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Is there a way in which I can see all the git repositories that exist on my machine? Any command for that?

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13 Answers 13

138

If you are in Linux find / -name ".git", otherwise there is no way, they are standard directories, just use your OS file/folder find program to find .git named folders.

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    On Windows (and I am sure Mac too) you could do something similar... just a search for directories named .git - which is what git uses to store its meta information.
    – cjstehno
    Jan 7, 2010 at 14:07
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    On Macs, the above command works too. (Unless you're running OS9 or earlier!) Jan 7, 2010 at 14:46
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    Any good shell scripts or small utility applications that implement this simple file search functionality and add repository status information to the list? Shouldn't be an issue to write a shell script to do so, but rather use well-adopted scripts than my own unoptimized hacks.
    – jmlane
    Jun 10, 2011 at 17:06
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    @jmlane for d in `find / -name ".git"`; do cd $d/..; echo `pwd`:; git status; echo; done Sep 26, 2013 at 13:17
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    find man page has solution. Similar to the accepted answer but using -prune to return faster without going into the .git directories. Without prune find would go into the .git folder and depending on the contents spend time searching inside unnecessarily. Man page solution follows "find repo/ ( -exec test -d '{}'/.svn \; -or \ -exec test -d {}/.git \; -or -exec test -d {}/CVS \; ) \ -print -prune Check it out. Edit out svn and cvs if not required Oct 29, 2018 at 12:32
66

ORIGINAL ANSWER: This works pretty well from Windows Powershell:

Get-ChildItem . -Attributes Directory+Hidden -ErrorAction SilentlyContinue -Include ".git" -Recurse

EDIT #1: -Filter is twice as fast as -Include. Here is that solution:

Get-ChildItem . -Attributes Directory+Hidden -ErrorAction SilentlyContinue -Filter ".git" -Recurse

EDIT #2: Keith E. Truesdell mentioned sending the output to a file. See his comment for that solution. I prefer console output. But his comment got me thinking that I prefer just the full path, not the whole mess that is returned by default. If you want that just the full path, use the following:

Get-ChildItem . -Attributes Directory+Hidden -ErrorAction SilentlyContinue -Filter ".git" -Recurse | % { Write-Host $_.FullName }

FINAL NOTE: The above solutions only return Git repositories under the current directory. If you want ALL repositories on a drive, you should run the command once from the root of each drive.

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    very useful for windows users! :) Dec 2, 2016 at 15:50
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    Get-ChildItem : A parameter cannot be found that matches parameter name 'Attributes'. At line:1 char:28 Jan 30, 2017 at 9:33
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    @DewaldSwanepoel - You can DEFINITELY upgrade your PowerShell version. We do it with chocolatey. I am currently running PowerShell version 5.0 on Windows 7 at work. Mar 15, 2017 at 17:12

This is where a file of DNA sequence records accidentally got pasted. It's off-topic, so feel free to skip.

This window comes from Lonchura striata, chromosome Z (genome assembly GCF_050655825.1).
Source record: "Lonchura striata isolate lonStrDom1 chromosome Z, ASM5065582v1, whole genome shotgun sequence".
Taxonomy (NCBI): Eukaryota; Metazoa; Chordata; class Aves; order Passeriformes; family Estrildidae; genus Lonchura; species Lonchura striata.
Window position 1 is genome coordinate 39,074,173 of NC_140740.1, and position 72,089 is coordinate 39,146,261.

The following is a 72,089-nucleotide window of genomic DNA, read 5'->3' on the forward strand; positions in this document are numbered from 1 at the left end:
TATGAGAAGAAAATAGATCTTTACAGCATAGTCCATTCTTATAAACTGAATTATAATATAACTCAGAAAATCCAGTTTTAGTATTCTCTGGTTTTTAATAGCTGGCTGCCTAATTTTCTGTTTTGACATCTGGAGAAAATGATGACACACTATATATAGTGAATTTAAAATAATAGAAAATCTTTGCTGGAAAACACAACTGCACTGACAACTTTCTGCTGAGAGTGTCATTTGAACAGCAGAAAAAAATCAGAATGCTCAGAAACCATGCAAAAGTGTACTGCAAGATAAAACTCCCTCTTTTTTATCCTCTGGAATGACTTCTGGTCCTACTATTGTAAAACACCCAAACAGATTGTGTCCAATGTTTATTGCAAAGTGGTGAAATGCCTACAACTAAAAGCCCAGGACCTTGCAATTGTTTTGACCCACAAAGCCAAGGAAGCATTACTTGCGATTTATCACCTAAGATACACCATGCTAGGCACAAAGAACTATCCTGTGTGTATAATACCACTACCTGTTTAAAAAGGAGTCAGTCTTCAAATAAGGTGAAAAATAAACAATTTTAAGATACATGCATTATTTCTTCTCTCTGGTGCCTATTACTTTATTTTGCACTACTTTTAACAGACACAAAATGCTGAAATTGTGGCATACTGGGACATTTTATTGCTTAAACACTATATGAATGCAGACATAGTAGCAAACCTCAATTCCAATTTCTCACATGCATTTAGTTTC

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    Very useful and quick. I like the suppression of errors. I would also add the output to a file and to filter for only the "directory". Get-ChildItem . -Attributes Directory,Directory+Hidden -ErrorAction SilentlyContinue -Include ".git" -Recurse | Out-File -FilePath C:\Dev\GitRepoList.txt Jun 3, 2019 at 19:42
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    @KeithE.Truesdell - I am pretty sure the "Directory+Hidden" attributes is inclusive, and will only search directories. Adding -Directory my be faster in newer versions of PowerShell. I'll go time it. EDIT - Adding the "-Directory" makes no material difference, as the documentation would indicate. However, adding the Directory Attribute as you suggest does make it slower. I'm have now idea why, but I tested it both ways with Measure-Command and all three with the additional Directory attribute were slower than all three without. Jun 5, 2019 at 19:47
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On *nix, this will also find any --bare repositories.

find / -name "*.git" -type d
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    Bare repositories don't need to be named name.git thats just a convention, that I for example, don't follow. Jan 7, 2010 at 14:09
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    Given that bare repositories don't need to follow that naming convention, is there a universal way to find those repos?
    – jmlane
    Jun 10, 2011 at 17:04
  • Very old post, but you could adapt this and instead see if something like git rev-parse --git-dir succeeds. Aug 17, 2021 at 18:48
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Git repositories all have HEAD, refs and objects entries.

on GNU/anything,

find -name HEAD -execdir test -e refs -a -e objects \; -printf %h\\n

Just checking for .git will miss many bare repos and submodules.

To go full-paranoid on the checking you can ask git to do all its own checks before printing,

find -name HEAD -execdir test -e refs -a -e objects \; \
      -execdir sh -ec 'GIT_DIR=$PWD git rev-parse --absolute-git-dir 2>&-' \;

(edit: I thought the .git/config file was necessary, turns out it's not, so the absolute minimum git init newrepo is

mkdir -p newrepo/.git/{objects,refs}
echo ref: refs/heads/master >newrepo/.git/HEAD

)

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  • That last bit is new to me. Didn't know it was that simple Jul 9, 2021 at 5:13
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On Linux and OS X the following command is possibly the fastest (ignoring repositories without .git) when the root directory of find is /:

find / -name .git -exec dirname {} \; -prune

But for roots that have mostly repositories underneath, the following is probably the fastest (you may want to replace / with . or another root):

find / -type d -exec test -d {}/.git \; -prune -print

Quick explanation of the primaries of find used (since no operators are present here, -and is implicit, i.e., for each visited node primaries are evaluated left to right until one of them evaluates to false):